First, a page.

Utzon Center is a cultural center where you can find exhibitions from and about Jørn Utzen, but there's also a restaurant and design shop.

 

5. Budolfi Cathedral

Confession time: I'm not ususally one to want to look at cathedrals and churches. Growing up in a small Catholic town has branded me enough for life, lol, BUT Aalborg's Budolfi Cathedral wasn't just quite impressive to look at - it also has quite a bit of history to tell!

The cathedral was built in the 15th century on the remains of a former wooden church from the 11th century! It is also situated on the highest point of Aalborg, which, considering we're speaking of Denmark here is only a couple of meters high really...

Make sure to visit when the carillon plays every full hour!

 

6. Time to hit the spa

Aalborg hasn't just one swimming pool - it has three! After a long day full of sightseeing and strolling around Aalborg, I'd say it's time to relax. Lucky for you that you'll have your pick between Gigantium, Svømmeland and Haraldslund!
 

weekend trip aalborg denmark

 

7. Go for a drink in Jomfru Ane Gade

No, Jomfru Ane Gade is not a bar - it's a street, the longest one in Denmark that entirely consists of bars, actually! If you don't find a bar with a drink with your name on it here, I think you'd better stay at home...

 

Last but not Least: Aalborg Zoo

I wouldn't normally recommend a visit to a zoo to you because quite frankly, I find zoos to be quite redundant in this time and age. I simply think that there are better ways to preserve, for example, the species of polar bears than to make them live in Denmark, which simply doesn't have the right climate and environment for them...

That being said, Aalborg Zoo actively works to fight poaching in Africa and also reintroduces their oryx antelopes back into the wild, which is a species that was extinct not too long ago.

I didn't personally visit the place but if you've been (or are planning to go), let me know what it's like!

 

How to get to Aalborg and around

The easiest way to get to Aalborg is by plane. The city has its own airport with direct connections to/from Copenhagen, Amsterdam, London, Oslo and the Faroe Islands (city trip before heading out to explore remote Faroe, anyone?).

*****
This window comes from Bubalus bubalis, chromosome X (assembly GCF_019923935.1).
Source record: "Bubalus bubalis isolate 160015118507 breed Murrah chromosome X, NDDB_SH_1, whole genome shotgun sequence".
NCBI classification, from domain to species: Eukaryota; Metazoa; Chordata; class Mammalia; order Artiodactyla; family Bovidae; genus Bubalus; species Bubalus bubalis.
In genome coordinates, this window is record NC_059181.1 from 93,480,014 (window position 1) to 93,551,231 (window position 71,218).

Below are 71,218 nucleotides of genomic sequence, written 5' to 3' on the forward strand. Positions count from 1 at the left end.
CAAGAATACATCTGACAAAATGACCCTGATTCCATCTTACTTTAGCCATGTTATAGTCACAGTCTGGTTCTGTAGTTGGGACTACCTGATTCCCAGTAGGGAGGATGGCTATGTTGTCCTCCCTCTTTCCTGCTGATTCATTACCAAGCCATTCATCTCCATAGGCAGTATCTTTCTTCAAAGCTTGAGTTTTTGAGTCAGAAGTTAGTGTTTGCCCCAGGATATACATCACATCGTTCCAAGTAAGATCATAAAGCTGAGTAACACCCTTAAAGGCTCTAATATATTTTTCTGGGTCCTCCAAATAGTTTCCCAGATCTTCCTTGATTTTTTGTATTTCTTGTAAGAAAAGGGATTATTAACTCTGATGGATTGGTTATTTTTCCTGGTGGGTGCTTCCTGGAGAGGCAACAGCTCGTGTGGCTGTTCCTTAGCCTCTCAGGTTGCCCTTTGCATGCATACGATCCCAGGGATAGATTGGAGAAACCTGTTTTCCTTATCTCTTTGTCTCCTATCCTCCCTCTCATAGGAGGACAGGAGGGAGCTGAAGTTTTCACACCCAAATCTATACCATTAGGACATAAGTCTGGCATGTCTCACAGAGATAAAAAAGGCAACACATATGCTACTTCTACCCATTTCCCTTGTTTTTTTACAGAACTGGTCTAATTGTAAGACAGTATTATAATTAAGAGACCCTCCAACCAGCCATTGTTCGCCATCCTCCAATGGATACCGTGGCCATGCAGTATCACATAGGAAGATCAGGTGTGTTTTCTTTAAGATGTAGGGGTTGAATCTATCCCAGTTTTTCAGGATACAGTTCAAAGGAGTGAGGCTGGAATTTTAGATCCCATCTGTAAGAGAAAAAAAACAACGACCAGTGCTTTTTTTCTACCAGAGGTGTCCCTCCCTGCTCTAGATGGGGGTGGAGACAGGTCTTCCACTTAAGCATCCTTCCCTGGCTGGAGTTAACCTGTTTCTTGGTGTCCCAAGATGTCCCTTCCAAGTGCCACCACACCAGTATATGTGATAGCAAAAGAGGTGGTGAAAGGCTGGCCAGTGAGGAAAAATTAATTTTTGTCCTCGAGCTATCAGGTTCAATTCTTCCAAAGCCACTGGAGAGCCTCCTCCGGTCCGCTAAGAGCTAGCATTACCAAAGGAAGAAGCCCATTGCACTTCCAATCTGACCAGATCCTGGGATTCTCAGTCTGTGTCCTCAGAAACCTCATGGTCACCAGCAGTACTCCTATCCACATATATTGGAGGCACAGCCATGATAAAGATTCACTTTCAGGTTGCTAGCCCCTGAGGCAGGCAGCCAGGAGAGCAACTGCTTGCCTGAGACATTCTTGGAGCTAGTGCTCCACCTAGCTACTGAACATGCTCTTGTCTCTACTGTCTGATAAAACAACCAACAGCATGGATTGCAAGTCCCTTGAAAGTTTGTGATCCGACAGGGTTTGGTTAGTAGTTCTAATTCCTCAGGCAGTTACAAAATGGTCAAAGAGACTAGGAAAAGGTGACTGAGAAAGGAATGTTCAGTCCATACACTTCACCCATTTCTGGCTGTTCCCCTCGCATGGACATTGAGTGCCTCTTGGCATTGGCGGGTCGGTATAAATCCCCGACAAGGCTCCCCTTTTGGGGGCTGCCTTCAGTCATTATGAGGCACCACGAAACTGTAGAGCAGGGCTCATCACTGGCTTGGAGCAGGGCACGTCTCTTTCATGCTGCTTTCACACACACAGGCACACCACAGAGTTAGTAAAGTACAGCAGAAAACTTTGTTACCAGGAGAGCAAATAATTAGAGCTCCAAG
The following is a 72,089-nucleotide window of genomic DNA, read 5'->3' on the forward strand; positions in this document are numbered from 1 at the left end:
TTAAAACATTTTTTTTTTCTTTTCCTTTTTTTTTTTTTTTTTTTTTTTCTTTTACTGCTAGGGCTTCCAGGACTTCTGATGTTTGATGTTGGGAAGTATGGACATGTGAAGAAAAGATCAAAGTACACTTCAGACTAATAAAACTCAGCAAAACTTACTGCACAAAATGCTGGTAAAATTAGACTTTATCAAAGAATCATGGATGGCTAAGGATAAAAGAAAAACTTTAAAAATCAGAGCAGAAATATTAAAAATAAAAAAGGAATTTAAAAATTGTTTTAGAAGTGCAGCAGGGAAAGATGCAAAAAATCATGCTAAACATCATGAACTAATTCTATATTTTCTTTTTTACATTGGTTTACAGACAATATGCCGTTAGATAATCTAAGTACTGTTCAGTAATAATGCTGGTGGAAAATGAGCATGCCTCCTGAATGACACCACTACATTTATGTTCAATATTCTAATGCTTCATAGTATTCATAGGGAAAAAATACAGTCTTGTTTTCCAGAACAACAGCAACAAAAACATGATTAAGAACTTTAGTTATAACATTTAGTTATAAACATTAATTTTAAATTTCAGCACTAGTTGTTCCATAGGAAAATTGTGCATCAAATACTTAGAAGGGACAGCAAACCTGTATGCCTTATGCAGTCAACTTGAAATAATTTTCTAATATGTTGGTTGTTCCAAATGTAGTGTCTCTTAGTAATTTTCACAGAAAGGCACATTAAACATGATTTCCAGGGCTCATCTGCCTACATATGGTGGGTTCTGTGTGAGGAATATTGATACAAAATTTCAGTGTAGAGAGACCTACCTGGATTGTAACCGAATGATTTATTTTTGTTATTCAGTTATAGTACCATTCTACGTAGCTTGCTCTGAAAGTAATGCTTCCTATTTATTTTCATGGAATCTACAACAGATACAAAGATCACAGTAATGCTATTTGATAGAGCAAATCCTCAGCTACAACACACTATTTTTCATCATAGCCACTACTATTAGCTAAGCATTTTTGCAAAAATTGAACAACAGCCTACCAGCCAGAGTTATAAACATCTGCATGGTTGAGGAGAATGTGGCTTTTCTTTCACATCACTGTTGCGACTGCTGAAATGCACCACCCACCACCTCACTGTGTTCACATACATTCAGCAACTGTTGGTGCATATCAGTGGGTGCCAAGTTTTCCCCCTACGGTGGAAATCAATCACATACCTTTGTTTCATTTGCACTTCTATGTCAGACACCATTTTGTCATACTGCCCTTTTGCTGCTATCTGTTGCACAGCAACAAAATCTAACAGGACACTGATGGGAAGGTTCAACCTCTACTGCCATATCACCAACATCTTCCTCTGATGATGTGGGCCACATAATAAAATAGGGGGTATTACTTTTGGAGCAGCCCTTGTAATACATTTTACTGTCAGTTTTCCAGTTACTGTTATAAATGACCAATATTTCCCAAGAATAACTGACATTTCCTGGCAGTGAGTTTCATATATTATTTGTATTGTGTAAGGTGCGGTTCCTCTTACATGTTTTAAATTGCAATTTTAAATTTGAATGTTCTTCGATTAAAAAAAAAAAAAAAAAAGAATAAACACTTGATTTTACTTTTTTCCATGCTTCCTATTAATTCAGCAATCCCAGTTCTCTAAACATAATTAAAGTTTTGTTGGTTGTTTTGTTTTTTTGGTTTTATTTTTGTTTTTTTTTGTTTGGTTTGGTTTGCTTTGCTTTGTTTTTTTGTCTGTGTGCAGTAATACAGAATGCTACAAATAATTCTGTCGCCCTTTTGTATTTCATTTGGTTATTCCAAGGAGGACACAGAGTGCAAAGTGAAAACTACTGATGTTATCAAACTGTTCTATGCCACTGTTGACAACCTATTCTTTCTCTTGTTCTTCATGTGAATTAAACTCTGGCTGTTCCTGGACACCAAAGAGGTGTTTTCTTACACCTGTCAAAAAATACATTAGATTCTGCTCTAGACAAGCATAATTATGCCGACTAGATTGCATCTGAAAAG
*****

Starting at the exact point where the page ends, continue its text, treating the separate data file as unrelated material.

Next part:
aalborg denmark

You can also take the bus or train from other parts of the country, like I did. Arriving by ferry in Fredrikshavn, the train journey to Aalborg took only one hour and the ticket only cost 100 DKK.  

aalborg denmark

You can reach Aalborg by train from Aarhus in 1 1/2 hours and from Copenhagen in 4 1/2 hours. 

Once you're there, you can easily reach most sights by foot. In order to get to Lindholm Høje, though, I took the bus (20min bus ride), which only cost 20 DKK.

If you're staying for several days and want to get around like the locals do, you can rent a bike at Munks Cykeludlejning

 

Where to stay in Aalborg

During my trip to Denmark, my parents and I stayed at an Airbnb, simply because it made it easier for us to spend time together, prepare meals ourselves and save a few bucks. Airbnb is a platform where locals rent out their spare room or entire apartment when they're on vacation themselves.

airbnb denmark

Click here to sign up for Airbnb and get 37€ in travel credit as a gift from me!

Aalborg, however, also seems to have plenty of hotels and hostels to choose from, which are perfect for a weekend trip. Here's a selection of the ones I had my eye on:


Can you imagine a weekend trip to Aalborg?


curious to learn more about denmark?
Have a look at further posts below:

PIN IT FOR LATER

Big thanks to the team of Visit Aalborg for all the help in planning my day in the city!